Main article: Andes § People

Pacific lowlands[edit]


Main article: Amazonia

Northwestern Amazon[edit]

This region includes Amazonas in Brazil; the Amazonas and Putumayo Departments in Colombia; Cotopaxi, Los Rios, Morona-Santiago, Napo, and Pastaza Provinces and the Oriente Region in Ecuador; and the Loreto Region in Peru.

Eastern Amazon[edit]

This region includes Amazonas, Maranhão, and parts of Pará States in Brazil.

Southern Amazon[edit]

This region includes southern Brazil (Mato Grosso, Mato Grosso do Sul, parts of Pará, and Rondônia) and Eastern Bolivia (Beni Department).

Southwestern Amazon[edit]

This region includes the Cuzco, Huánuco Junín, Loreto, Madre de Dios, and Ucayali Regions of eastern Peru, parts of Acre, Amazonas, and Rondônia, Brazil, and parts of the La Paz and Beni Departments of Bolivia.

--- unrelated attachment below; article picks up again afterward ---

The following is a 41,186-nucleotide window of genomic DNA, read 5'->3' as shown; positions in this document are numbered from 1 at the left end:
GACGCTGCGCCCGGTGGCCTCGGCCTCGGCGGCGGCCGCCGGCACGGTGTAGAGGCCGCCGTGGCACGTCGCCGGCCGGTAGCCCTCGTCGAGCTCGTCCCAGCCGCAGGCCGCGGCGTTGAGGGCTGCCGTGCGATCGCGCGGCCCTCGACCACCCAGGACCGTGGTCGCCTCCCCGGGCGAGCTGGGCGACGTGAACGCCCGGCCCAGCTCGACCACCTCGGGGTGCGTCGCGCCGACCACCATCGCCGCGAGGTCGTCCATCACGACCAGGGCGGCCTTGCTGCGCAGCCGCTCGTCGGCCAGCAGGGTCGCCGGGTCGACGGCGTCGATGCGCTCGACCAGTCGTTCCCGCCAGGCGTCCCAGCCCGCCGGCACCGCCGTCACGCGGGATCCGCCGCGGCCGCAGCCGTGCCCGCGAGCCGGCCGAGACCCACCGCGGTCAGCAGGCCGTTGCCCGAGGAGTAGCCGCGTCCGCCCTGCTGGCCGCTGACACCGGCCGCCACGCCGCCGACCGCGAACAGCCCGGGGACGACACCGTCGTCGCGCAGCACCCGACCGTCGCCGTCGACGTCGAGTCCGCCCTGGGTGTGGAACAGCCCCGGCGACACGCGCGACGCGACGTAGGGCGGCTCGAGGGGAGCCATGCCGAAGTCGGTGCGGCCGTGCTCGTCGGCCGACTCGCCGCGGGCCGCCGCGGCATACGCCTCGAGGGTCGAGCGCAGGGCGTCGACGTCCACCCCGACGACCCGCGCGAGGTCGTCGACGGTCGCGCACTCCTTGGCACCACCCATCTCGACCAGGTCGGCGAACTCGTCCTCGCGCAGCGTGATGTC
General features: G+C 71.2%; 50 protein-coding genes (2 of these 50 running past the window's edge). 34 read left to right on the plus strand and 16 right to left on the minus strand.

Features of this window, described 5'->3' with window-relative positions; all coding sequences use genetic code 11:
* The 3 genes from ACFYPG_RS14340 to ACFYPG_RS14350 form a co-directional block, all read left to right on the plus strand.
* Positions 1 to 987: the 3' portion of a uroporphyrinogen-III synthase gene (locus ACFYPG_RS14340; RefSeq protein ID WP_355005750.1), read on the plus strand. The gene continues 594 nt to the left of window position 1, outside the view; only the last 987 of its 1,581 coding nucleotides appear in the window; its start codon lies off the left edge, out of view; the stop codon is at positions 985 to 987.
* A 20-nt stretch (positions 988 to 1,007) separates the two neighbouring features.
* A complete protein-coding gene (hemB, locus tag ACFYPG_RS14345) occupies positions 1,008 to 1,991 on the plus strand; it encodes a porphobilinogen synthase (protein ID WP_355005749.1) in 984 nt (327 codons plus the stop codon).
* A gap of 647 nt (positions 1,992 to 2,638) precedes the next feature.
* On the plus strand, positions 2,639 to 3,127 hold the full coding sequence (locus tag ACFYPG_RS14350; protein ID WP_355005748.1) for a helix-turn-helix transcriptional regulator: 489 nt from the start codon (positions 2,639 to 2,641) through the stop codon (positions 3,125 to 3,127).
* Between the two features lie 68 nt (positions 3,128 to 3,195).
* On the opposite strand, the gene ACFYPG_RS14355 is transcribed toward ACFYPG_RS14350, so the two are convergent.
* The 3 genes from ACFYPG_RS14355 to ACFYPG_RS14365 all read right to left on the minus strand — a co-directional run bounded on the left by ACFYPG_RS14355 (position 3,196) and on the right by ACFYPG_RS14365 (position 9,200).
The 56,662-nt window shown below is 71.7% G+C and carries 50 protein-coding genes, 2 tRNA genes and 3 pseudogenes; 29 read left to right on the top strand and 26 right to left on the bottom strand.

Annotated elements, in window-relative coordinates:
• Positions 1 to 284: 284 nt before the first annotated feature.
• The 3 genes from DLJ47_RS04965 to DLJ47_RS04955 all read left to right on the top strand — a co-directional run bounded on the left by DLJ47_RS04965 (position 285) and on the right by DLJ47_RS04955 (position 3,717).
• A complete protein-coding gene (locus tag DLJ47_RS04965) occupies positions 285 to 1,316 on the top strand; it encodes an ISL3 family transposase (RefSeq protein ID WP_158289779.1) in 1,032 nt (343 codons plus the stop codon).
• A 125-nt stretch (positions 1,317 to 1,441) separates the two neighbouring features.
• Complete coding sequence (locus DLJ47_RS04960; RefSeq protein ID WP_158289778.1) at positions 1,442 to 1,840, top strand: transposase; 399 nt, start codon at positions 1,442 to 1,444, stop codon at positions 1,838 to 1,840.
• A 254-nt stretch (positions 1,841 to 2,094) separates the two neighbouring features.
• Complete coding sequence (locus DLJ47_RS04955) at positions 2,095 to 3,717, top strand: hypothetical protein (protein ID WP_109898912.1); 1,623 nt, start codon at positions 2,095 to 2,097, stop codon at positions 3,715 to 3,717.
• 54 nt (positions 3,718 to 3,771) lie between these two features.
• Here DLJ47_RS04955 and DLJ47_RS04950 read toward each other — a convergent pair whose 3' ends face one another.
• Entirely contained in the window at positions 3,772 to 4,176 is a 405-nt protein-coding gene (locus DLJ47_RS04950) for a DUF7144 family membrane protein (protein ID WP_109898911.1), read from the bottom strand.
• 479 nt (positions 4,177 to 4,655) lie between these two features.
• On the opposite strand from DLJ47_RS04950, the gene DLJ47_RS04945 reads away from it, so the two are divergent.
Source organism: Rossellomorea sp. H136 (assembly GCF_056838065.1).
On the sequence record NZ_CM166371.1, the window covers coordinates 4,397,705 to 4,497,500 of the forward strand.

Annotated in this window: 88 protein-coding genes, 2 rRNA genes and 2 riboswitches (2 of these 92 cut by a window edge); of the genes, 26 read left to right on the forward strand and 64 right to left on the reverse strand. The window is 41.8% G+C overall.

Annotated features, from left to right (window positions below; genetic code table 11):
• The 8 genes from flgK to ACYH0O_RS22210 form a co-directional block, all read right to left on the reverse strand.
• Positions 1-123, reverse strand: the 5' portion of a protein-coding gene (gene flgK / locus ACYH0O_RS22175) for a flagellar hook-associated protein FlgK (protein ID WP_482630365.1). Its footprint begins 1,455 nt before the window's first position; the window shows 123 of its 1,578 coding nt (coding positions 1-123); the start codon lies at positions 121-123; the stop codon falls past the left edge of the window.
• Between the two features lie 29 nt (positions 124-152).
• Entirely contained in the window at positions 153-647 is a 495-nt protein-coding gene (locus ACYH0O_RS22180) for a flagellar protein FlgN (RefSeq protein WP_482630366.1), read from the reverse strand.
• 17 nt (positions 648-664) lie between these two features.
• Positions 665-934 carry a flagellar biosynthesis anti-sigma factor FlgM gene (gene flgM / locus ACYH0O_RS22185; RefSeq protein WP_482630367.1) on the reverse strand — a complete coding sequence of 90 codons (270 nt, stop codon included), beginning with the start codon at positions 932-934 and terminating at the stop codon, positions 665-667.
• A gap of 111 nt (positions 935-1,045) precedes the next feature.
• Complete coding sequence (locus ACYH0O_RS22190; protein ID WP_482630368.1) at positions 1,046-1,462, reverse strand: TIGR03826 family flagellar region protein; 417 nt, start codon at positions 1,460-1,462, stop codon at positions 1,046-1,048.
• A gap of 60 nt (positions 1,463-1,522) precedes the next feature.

Gran Chaco[edit]

Main article: Gran Chaco

Southern Cone[edit]

Patagonian languages at the time of European/African contact
Main article: Southern Cone


  1. ^ a b Steward, Julian H. (1948) Editor. Handbook of South American Indians. Volume 4 The Circum-Caribbean Tribes. Smithsonian Institution Bureau of American Ethnology Bulletin 143.
  2. ^ "Maco." Ethnologue. Retrieved 30 Aug 2012.
  3. ^ a b c d e f g h i j k l m n "Cultural Thesaurus." National Museum of the American Indian. Retrieved 5 Aug 2012.
  4. ^ "Apiaká: Introduction." Instituto Socioambiental: Povos Indígenas no Brasil. Retrieved 28 March 2012
  5. ^ "Huachipaeri." Ethnologue. Retrieved 18 Feb 2012.
  6. ^ a b c d e f g h i j k l m "Cultural Thesaurus." National Museum of the American Indian. (retrieved 18 Feb 2011)

See also[edit]

External links[edit]